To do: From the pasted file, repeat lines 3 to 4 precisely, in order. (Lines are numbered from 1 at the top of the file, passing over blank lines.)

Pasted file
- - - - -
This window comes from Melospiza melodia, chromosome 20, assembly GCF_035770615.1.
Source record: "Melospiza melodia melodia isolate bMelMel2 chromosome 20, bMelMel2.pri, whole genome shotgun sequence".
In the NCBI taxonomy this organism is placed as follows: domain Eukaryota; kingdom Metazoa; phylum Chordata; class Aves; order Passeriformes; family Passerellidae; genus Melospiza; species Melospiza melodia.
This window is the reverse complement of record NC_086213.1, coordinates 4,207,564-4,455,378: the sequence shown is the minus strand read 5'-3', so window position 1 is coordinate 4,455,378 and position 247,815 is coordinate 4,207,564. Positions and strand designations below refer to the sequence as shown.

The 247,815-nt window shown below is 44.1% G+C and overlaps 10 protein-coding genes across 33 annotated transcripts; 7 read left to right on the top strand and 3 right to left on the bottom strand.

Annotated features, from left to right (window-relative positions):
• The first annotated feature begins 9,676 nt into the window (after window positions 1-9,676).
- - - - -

In the NCBI taxonomy this organism is placed as follows: domain Eukaryota; kingdom Metazoa; phylum Chordata; class Aves; order Passeriformes; family Passerellidae; genus Melospiza; species Melospiza melodia.
This window is the reverse complement of record NC_086213.1, coordinates 4,207,564-4,455,378: the sequence shown is the minus strand read 5'-3', so window position 1 is coordinate 4,455,378 and position 247,815 is coordinate 4,207,564. Positions and strand designations below refer to the sequence as shown.